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On Becoming a Statistician-A Qualitative View

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  • Peter Petocz
  • Anna Reid
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    Abstract

    In this paper, we highlight some qualitative facets of the discipline of statistics and argue that a qualitative approach, in particular a qualitative methodology known as phenomenography, allows us to research important aspects of statistics pedagogy. We summarize several components of our recent research into students' conceptions of statistics, their learning of statistics, our teaching of statistics, and their perceptions of their future professional work. We have obtained this information on the basis of analyses of several series of interviews with students studying statistics, both as statistics majors and as service students. In each of these cases, the broadest views relate in some way to personal connection, growth, and change. In other words, they contain a strong ontological component-focusing on being or becoming a statistician-above and beyond the standard epistemological component-focusing on the knowledge required to do statistics. We discuss the importance of personal change in becoming a statistician, or an informed professional user of statistics, and investigate the pedagogical conditions under which such change is likely to occur. Copyright (c) 2010 The Authors. Journal compilation (c) 2010 International Statistical Institute.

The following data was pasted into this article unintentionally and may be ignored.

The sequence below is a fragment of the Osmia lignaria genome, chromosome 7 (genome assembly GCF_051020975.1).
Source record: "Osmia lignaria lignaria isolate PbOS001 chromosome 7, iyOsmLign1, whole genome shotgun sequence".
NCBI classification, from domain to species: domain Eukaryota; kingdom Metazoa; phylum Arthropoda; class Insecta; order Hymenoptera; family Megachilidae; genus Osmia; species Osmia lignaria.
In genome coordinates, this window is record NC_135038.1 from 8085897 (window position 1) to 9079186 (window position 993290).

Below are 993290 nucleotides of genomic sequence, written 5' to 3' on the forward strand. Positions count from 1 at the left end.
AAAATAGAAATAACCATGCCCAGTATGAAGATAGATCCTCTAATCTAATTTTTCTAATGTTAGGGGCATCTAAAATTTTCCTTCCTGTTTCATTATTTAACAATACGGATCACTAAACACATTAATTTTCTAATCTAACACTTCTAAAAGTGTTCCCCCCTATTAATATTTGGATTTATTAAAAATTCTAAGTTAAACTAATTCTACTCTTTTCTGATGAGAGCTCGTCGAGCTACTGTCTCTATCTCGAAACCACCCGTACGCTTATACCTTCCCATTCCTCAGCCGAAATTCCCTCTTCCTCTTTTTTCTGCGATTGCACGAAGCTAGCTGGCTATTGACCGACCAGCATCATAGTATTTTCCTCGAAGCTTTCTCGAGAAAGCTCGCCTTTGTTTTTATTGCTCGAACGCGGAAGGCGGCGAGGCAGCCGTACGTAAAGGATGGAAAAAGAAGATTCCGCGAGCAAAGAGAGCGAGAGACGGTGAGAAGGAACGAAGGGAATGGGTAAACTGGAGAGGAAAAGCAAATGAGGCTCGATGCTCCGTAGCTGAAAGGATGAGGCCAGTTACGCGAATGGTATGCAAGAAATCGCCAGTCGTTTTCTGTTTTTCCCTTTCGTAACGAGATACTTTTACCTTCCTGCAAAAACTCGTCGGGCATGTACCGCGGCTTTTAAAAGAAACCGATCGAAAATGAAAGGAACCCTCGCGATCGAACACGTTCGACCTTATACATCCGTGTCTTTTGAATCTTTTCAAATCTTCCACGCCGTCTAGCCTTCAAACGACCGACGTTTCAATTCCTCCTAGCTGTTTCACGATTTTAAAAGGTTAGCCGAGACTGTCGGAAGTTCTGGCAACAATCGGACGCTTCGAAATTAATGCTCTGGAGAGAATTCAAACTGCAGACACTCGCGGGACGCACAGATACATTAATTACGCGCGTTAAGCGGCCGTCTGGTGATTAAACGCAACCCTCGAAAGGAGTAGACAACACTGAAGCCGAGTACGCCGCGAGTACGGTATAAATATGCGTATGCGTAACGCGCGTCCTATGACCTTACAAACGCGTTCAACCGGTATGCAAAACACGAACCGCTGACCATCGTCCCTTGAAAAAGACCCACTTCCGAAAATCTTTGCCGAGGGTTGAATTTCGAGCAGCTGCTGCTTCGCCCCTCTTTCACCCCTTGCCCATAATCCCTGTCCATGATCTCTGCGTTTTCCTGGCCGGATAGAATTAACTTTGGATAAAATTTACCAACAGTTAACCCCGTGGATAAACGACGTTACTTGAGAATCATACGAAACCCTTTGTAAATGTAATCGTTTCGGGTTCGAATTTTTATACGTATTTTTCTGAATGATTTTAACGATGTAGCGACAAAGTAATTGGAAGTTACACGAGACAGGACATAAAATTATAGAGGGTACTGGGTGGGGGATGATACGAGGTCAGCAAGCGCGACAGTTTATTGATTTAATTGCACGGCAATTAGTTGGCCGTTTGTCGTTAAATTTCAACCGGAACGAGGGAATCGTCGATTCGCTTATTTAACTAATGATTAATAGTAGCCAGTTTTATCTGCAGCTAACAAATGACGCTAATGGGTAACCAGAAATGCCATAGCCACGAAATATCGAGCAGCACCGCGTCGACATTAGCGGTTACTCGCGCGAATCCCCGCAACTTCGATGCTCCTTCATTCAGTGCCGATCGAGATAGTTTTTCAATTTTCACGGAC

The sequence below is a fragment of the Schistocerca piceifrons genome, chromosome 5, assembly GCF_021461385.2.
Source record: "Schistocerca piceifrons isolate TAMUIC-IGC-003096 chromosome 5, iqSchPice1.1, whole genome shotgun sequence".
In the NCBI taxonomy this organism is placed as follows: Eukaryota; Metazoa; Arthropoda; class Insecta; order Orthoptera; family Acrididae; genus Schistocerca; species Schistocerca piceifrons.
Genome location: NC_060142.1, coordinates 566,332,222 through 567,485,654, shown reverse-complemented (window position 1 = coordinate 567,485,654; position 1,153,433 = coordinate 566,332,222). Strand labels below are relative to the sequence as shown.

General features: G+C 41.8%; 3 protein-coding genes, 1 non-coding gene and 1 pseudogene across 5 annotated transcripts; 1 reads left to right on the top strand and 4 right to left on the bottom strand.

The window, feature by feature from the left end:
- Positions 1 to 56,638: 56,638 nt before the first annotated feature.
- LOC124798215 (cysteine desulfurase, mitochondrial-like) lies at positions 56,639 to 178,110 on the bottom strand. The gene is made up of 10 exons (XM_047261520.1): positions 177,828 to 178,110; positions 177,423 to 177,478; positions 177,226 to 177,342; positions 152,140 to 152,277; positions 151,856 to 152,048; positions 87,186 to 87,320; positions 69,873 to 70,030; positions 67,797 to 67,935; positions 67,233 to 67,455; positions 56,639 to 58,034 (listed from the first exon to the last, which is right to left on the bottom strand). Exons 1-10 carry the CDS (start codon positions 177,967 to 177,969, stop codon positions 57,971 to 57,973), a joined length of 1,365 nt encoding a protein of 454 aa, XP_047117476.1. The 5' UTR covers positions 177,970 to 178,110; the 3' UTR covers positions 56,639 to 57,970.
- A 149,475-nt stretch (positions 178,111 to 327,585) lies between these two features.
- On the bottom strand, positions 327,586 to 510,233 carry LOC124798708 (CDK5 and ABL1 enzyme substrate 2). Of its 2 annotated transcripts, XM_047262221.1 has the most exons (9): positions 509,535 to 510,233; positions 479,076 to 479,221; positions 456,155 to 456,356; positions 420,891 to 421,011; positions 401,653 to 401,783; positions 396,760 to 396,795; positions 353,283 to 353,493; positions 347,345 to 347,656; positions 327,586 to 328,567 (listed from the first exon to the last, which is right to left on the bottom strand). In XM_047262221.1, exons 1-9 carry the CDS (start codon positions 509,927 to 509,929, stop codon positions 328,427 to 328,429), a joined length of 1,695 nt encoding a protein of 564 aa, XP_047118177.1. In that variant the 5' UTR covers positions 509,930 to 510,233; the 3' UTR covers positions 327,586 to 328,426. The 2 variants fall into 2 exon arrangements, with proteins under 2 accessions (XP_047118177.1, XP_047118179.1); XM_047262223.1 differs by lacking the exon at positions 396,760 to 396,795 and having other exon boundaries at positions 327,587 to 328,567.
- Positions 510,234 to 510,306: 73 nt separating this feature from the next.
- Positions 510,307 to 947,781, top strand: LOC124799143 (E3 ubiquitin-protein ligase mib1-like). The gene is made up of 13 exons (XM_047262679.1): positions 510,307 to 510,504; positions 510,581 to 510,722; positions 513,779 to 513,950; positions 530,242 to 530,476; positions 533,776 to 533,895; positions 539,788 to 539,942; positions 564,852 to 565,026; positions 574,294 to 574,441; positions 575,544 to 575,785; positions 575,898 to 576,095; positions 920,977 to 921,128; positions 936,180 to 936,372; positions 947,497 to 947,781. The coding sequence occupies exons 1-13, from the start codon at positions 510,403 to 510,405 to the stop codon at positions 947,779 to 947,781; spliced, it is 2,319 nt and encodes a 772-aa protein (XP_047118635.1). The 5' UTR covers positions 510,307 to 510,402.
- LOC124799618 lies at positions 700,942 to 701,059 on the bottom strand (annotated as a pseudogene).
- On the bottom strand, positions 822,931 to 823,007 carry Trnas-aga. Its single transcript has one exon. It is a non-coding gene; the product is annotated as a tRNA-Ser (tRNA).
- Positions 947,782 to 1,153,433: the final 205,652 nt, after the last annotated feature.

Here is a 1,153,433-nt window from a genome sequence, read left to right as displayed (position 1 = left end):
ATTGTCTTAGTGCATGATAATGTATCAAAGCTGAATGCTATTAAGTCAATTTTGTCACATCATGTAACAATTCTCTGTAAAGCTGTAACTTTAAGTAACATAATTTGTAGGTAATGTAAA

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    Bibliographic Info

    Article provided by International Statistical Institute in its journal International Statistical Review.

    Volume (Year): 78 (2010)
    Issue (Month): 2 (08)
    Pages: 271-286

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    Handle: RePEc:bla:istatr:v:78:y:2010:i:2:p:271-286

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    Cited by:
    1. Thomas King, 2013. "A framework for analysing social sequences," Quality & Quantity: International Journal of Methodology, Springer, vol. 47(1), pages 167-191, January.

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